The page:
Finding Solutions

 Of course, large supermarket companies can’t be forced to open new branches in low-income (and thus not financially attractive) areas, but there are some things that can be done.  Tax breaks and financial incentives for new stores are just the start.  Community gardens could be built to provide space and utilities for communities living in food deserts to grow their own fruits and vegetables.  Improved public transport links would help too.  Some of these campaigns are already on the right track:

 In 2008, Los Angeles City Council implemented a ban on fast-food joints opening within a certain radius and that encompassed the South LA food desert, where 97% of the population is Latino, African American, or mixed race.  The lack of food options has led to an increased demand for healthy options and wider selections.  Their ban had worked and so, they passed another motion offering financial incentives to those providing healthy food choices[8]

 In New York, where approximately 750,000 people live in food deserts, and where supermarkets were rapidly closing due to financial pressures, the City instigated a ‘Green Carts’ programme that offered not only fresh fruits and vegetables to the general populace but provided job opportunities and brought in much needed revenue[9]

 In 2010, First Lady Michelle Obama, along with the Obama administration, launched the ‘Let’s Move’ campaign, with the goal of creating a healthier generation of children and young adults.  One of the aims of this campaign is the complete eradication of food deserts in America by 2017.  In view of this, the government have invested $400 million into the campaign, partly to give tax breaks to supermarkets who open stores in food deserts[10]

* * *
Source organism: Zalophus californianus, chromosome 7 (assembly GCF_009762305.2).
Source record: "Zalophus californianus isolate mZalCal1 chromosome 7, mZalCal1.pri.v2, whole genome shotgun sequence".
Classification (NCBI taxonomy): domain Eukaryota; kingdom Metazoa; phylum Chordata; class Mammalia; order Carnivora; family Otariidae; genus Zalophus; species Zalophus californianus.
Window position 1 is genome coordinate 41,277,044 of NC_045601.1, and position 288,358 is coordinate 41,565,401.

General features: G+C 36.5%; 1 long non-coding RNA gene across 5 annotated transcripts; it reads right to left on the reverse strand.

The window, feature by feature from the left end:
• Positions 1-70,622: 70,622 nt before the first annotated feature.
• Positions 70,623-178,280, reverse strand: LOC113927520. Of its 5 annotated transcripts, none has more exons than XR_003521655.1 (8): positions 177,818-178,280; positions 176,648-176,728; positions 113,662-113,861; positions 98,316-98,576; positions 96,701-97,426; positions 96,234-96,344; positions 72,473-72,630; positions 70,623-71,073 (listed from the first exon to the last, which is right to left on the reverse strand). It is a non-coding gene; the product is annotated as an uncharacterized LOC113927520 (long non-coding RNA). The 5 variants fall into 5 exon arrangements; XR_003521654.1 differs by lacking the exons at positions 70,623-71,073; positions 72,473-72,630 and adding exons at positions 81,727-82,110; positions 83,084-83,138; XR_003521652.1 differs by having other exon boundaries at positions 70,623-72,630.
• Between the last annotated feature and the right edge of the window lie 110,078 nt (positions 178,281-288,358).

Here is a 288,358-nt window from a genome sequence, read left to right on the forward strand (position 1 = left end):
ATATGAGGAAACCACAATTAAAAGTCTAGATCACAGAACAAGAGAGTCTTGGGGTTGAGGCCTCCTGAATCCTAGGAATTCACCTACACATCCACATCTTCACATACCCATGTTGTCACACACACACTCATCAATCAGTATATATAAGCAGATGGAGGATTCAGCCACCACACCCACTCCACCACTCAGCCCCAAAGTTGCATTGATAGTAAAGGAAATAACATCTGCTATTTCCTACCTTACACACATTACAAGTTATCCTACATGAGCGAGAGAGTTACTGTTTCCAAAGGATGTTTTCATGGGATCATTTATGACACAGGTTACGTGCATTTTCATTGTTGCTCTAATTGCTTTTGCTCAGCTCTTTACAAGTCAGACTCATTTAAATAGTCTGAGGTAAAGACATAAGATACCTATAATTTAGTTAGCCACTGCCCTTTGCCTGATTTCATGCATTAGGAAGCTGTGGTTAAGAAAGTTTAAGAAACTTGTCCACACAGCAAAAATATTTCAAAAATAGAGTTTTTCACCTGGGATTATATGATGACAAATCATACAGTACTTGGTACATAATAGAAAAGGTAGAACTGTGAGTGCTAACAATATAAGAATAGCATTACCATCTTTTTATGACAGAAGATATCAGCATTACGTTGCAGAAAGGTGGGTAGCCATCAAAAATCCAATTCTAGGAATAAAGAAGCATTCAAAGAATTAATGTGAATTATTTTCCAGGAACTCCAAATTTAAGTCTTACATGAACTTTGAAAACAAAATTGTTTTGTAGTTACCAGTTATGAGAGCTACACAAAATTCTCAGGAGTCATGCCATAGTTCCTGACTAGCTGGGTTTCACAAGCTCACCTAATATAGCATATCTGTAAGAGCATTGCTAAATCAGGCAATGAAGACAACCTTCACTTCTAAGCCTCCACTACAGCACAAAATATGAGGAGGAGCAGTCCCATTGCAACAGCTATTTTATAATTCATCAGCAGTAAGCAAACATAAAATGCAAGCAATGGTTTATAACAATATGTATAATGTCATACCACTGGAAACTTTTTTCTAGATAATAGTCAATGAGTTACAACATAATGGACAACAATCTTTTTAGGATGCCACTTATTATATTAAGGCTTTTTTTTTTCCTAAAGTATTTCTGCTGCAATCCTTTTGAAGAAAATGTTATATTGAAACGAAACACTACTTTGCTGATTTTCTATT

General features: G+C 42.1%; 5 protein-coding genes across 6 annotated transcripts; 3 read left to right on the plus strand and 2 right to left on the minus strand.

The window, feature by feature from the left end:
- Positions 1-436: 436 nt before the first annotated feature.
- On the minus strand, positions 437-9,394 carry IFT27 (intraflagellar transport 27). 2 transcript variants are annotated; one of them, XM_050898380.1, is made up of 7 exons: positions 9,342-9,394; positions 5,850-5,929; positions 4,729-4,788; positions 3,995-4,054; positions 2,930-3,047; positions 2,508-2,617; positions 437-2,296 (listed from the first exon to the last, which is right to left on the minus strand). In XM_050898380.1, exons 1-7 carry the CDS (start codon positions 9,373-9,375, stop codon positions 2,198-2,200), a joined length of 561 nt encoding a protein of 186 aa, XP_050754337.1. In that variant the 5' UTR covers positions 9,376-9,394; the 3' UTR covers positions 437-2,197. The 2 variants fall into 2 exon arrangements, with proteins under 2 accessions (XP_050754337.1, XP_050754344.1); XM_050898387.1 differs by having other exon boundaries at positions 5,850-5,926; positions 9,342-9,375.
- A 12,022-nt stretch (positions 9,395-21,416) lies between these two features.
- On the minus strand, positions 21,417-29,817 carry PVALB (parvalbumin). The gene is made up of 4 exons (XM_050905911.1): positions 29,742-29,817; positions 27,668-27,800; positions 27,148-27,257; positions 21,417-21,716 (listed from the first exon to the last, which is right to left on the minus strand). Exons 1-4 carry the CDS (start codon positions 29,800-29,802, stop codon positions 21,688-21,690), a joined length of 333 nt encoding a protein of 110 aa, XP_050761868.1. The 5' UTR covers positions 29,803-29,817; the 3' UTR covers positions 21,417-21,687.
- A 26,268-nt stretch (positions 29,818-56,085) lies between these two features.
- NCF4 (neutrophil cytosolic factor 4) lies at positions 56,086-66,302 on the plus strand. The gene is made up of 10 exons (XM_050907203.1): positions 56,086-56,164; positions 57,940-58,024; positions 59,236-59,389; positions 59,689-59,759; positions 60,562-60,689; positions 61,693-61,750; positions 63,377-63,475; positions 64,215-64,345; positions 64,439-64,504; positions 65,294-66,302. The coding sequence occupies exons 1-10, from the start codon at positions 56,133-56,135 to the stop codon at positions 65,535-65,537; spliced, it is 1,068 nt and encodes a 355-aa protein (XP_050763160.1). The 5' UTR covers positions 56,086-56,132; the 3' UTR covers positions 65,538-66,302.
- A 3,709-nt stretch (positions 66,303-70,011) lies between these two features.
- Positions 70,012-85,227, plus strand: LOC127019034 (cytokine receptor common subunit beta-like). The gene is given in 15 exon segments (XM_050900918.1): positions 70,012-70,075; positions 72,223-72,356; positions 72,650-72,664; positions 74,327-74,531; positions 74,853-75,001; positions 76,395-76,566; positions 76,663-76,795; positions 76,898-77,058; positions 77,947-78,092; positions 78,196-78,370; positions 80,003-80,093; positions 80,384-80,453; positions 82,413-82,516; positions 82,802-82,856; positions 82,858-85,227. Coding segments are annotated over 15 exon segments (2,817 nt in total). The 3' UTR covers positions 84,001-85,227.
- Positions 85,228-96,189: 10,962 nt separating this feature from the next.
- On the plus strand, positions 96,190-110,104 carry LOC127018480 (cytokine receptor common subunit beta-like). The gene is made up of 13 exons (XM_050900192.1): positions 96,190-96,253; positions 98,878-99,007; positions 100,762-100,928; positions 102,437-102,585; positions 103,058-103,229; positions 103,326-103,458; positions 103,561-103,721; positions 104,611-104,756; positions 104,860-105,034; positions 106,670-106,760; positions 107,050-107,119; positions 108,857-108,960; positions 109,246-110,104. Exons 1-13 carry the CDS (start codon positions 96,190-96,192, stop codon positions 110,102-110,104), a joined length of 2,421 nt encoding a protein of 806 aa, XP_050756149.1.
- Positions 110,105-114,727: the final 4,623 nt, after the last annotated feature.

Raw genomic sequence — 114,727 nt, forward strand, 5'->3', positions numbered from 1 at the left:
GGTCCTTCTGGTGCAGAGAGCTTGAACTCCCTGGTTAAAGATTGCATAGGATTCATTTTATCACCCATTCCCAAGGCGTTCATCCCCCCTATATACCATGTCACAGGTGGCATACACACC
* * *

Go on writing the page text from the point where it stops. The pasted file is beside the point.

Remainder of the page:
It’s Only Just Begun

 Perhaps then, when considering the obesity epidemic facing America today, we need to not only blame a lack of education, or laziness, or pure greed.  Perhaps we need to face the awful truth that as a society, we are simply not doing enough to help those in need, that perhaps it’s not as simple as just eating more fruits and vegetables, that perhaps people really are trying to help themselves but can’t find a way out, that it is undeniable that where you live can have a massive impact on your health.  Campaigns such as those forged by the First Lady are a start but there is still an awfully long way to go. 

 

 

{C}[1]{C} Susan Blumenthal, 2013, Transforming Food Deserts and Swamps to Fight Obesity [online]  Available at: http://www.huffingtonpost.com/susan-blumenthal/food-deserts_b_3822428.html [accessed 17th March 2014]

{C}[2]{C} Food Empowerment Project, 2014, Food Deserts [online] Available at: http://www.foodispower.org/food-deserts/ [accessed 17th March 2014]

{C}[3]{C} Do Something.org, 11 Facts About Food Deserts [online] Available at: https://www.dosomething.org/tipsandtools/11-facts-about-food-deserts [accessed 17th March 2014]

{C}[4]{C} Wikipedia, 2014, Food Desert [online] Available at: http://en.wikipedia.org/wiki/Food_desert [accessed 17th March 2014]

[5]{C} Food Empowerment Project

[6]{C} Ibid.

{C}[7]{C} Wikipedia

[8]{C} Food Empowerment Project

[9]{C} Ibid.

[10]{C} Ibid.

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Food Desert by UrbanSculpt Staff Writer Victoria Froud, MA is licensed under a Creative Commons Attribution 4.0 International License.